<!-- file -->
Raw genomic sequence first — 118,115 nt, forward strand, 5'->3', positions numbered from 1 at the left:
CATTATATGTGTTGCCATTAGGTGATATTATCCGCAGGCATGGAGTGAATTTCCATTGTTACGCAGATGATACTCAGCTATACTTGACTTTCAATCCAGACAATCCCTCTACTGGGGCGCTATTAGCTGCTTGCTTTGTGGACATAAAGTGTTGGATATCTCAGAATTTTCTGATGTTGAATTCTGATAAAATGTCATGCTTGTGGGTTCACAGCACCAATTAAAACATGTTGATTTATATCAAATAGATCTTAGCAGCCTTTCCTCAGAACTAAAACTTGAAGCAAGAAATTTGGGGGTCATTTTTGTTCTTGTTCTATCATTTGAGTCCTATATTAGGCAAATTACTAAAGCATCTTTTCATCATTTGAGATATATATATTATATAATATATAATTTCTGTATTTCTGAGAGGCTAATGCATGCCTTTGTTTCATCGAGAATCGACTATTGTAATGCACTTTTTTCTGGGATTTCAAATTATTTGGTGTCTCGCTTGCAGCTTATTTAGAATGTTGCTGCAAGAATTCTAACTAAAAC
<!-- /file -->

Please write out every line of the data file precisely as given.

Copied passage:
Raw genomic sequence first — 118,115 nt, forward strand, 5'->3', positions numbered from 1 at the left:
CATTATATGTGTTGCCATTAGGTGATATTATCCGCAGGCATGGAGTGAATTTCCATTGTTACGCAGATGATACTCAGCTATACTTGACTTTCAATCCAGACAATCCCTCTACTGGGGCGCTATTAGCTGCTTGCTTTGTGGACATAAAGTGTTGGATATCTCAGAATTTTCTGATGTTGAATTCTGATAAAATGTCATGCTTGTGGGTTCACAGCACCAATTAAAACATGTTGATTTATATCAAATAGATCTTAGCAGCCTTTCCTCAGAACTAAAACTTGAAGCAAGAAATTTGGGGGTCATTTTTGTTCTTGTTCTATCATTTGAGTCCTATATTAGGCAAATTACTAAAGCATCTTTTCATCATTTGAGATATATATATTATATAATATATAATTTCTGTATTTCTGAGAGGCTAATGCATGCCTTTGTTTCATCGAGAATCGACTATTGTAATGCACTTTTTTCTGGGATTTCAAATTATTTGGTGTCTCGCTTGCAGCTTATTTAGAATGTTGCTGCAAGAATTCTAACTAAAAC